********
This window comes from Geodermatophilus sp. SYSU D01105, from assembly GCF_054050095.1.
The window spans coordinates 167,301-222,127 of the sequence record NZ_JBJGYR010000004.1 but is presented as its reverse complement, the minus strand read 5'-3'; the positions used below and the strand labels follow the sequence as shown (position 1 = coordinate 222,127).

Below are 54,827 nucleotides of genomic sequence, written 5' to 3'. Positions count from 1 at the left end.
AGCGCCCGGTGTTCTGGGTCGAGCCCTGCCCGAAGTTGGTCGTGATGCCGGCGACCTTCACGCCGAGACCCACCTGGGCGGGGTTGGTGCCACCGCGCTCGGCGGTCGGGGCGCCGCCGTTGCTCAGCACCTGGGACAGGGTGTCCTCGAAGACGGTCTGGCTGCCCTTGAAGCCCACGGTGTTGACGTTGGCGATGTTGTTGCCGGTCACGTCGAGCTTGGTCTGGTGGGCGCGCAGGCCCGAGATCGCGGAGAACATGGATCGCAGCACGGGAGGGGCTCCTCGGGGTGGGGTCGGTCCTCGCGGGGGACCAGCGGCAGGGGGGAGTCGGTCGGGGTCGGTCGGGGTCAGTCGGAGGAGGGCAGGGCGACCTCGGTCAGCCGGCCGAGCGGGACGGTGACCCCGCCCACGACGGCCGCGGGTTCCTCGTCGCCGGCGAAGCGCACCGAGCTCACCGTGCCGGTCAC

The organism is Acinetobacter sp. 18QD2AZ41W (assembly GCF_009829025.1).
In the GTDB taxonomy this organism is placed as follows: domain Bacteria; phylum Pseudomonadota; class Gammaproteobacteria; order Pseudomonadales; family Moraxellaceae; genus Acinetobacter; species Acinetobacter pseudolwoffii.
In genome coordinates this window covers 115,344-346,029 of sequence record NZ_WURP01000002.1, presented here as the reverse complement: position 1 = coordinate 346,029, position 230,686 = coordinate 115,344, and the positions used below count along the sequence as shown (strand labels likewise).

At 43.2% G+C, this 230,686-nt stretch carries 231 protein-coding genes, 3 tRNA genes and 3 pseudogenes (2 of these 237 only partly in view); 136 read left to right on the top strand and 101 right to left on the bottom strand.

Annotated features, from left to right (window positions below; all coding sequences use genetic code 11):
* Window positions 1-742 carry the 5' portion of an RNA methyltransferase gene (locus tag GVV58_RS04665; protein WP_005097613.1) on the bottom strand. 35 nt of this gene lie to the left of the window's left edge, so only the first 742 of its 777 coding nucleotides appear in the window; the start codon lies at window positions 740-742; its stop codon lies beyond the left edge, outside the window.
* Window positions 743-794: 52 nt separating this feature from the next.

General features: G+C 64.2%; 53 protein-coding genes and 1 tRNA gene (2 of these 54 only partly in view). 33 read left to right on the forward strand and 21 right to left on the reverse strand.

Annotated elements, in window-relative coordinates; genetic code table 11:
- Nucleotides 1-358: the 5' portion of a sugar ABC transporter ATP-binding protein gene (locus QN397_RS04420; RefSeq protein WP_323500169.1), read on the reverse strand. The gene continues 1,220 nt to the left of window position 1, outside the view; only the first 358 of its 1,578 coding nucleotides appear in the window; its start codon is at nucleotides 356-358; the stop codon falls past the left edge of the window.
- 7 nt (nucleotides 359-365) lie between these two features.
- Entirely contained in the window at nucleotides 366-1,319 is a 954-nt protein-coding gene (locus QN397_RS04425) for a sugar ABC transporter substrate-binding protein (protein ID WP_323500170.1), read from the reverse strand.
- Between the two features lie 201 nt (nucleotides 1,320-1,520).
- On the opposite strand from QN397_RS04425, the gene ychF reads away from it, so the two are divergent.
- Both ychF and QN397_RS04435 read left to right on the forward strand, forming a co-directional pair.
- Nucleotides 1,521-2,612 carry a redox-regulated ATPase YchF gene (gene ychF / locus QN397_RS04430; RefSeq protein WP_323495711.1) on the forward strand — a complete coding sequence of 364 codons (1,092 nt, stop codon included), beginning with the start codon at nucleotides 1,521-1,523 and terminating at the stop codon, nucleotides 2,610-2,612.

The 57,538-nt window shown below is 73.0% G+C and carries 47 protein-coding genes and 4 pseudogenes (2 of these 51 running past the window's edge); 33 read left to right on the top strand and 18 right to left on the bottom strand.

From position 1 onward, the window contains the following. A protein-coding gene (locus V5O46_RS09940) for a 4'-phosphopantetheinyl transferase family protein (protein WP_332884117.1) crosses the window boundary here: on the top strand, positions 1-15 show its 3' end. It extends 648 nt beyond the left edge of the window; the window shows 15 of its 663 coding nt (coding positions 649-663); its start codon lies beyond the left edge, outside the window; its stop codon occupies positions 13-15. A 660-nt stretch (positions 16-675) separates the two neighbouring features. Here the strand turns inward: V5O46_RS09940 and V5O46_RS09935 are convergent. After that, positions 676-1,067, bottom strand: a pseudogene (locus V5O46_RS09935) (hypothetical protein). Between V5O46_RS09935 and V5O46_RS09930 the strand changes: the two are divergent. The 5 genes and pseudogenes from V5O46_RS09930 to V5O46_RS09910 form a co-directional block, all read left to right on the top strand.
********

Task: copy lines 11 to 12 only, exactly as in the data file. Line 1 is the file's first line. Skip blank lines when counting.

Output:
* Window positions 743-794: 52 nt separating this feature from the next.

General features: G+C 64.2%; 53 protein-coding genes and 1 tRNA gene (2 of these 54 only partly in view). 33 read left to right on the forward strand and 21 right to left on the reverse strand.